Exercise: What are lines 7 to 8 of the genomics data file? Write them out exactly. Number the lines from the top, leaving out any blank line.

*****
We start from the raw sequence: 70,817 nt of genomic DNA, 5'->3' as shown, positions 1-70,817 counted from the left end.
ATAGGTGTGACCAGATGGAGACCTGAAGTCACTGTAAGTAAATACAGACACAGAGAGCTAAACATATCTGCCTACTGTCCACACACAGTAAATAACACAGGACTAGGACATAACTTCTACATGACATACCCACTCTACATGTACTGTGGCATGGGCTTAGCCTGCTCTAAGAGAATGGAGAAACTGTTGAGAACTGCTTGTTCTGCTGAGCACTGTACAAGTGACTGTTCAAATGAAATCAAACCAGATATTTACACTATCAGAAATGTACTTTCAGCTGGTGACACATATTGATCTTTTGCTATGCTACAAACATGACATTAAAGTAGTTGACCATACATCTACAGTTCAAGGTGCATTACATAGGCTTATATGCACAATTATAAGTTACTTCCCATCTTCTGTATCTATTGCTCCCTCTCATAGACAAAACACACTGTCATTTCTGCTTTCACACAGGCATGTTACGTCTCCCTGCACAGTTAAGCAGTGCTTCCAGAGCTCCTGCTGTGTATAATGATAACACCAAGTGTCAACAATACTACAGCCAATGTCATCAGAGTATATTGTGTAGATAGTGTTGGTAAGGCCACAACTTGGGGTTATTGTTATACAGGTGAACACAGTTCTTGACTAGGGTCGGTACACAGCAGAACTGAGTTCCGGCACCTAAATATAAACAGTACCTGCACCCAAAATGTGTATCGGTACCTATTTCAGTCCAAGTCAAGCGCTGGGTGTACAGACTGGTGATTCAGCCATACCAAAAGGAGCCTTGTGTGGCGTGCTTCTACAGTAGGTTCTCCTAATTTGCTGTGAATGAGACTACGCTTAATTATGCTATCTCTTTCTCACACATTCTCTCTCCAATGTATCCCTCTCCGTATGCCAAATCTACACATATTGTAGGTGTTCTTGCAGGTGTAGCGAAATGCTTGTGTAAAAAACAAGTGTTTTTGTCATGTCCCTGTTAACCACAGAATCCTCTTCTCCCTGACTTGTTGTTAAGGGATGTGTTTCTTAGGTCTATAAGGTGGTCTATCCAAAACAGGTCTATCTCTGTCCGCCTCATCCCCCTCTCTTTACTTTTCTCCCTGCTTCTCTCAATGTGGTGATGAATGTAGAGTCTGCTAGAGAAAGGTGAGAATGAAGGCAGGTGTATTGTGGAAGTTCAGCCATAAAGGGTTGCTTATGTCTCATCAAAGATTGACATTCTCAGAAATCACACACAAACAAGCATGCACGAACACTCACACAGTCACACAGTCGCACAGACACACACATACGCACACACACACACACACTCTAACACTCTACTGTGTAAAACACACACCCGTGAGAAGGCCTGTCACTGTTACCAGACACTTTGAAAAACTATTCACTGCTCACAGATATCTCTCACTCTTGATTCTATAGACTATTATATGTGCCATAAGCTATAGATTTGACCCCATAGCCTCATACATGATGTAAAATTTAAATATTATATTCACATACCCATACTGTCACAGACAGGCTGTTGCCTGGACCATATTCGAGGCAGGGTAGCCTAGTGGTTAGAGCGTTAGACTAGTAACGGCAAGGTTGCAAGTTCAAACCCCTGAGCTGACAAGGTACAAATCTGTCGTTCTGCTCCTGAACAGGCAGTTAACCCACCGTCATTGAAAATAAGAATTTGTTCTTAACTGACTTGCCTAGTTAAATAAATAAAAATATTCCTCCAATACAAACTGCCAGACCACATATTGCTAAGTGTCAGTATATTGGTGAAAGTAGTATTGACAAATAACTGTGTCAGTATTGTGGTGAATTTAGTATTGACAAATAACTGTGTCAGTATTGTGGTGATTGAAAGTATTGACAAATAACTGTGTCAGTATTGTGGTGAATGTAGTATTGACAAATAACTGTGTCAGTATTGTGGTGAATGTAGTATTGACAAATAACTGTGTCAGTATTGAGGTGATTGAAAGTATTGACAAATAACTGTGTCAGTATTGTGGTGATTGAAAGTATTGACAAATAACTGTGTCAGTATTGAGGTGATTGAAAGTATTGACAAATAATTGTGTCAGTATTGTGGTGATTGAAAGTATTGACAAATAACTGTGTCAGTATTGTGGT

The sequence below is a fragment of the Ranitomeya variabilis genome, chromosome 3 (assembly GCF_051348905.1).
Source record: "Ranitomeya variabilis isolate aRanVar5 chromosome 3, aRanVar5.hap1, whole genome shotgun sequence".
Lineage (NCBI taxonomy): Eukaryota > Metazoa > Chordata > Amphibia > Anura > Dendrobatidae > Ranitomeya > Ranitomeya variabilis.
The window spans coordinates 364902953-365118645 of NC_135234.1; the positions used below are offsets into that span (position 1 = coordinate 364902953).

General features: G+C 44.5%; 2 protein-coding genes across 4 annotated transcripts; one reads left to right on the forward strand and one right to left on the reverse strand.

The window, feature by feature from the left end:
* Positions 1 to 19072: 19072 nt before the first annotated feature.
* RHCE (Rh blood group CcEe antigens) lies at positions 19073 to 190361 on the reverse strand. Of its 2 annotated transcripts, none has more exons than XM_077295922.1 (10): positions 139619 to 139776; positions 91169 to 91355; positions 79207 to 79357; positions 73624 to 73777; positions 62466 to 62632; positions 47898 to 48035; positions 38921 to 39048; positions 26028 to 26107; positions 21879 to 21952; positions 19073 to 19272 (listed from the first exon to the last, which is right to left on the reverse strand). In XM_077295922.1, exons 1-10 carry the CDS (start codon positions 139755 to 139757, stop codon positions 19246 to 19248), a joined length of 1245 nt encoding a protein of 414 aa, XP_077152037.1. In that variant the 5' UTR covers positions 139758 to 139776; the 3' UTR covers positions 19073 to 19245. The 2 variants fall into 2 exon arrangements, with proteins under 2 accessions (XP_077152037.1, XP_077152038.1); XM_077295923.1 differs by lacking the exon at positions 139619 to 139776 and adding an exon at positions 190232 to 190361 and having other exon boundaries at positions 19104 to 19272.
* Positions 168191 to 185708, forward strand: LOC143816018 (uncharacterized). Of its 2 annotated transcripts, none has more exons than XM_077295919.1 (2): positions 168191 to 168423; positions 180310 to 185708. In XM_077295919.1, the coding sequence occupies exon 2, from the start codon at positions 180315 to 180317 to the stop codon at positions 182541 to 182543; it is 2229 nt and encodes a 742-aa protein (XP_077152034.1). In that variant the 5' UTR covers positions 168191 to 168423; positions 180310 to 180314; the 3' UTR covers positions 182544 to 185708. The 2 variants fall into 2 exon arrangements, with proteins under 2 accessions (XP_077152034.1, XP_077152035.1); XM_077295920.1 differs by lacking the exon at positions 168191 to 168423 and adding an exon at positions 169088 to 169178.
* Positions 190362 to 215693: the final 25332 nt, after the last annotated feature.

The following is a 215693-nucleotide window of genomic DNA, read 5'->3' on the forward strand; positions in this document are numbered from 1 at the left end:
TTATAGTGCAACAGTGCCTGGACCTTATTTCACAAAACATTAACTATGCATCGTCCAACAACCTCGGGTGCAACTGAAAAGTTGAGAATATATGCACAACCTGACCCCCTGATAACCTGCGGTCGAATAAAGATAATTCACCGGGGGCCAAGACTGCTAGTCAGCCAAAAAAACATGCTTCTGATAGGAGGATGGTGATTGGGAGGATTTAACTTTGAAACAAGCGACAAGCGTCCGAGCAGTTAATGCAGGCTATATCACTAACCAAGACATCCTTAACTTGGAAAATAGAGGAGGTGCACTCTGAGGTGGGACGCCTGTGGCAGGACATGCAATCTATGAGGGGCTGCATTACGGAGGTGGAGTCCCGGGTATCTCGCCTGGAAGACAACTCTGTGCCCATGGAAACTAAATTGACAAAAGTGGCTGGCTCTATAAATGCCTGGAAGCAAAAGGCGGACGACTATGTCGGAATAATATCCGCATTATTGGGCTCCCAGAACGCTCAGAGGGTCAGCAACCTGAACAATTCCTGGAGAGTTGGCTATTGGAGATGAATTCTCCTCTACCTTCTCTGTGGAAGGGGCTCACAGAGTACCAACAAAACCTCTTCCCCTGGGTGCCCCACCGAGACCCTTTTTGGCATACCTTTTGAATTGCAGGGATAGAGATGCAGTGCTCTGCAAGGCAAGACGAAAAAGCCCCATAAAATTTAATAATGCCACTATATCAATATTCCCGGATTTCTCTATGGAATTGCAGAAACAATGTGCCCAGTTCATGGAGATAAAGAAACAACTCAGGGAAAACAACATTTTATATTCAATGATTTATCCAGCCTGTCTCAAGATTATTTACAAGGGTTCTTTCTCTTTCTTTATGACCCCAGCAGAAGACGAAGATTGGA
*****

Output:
General features: G+C 44.5%; 2 protein-coding genes across 4 annotated transcripts; one reads left to right on the forward strand and one right to left on the reverse strand.

The window, feature by feature from the left end: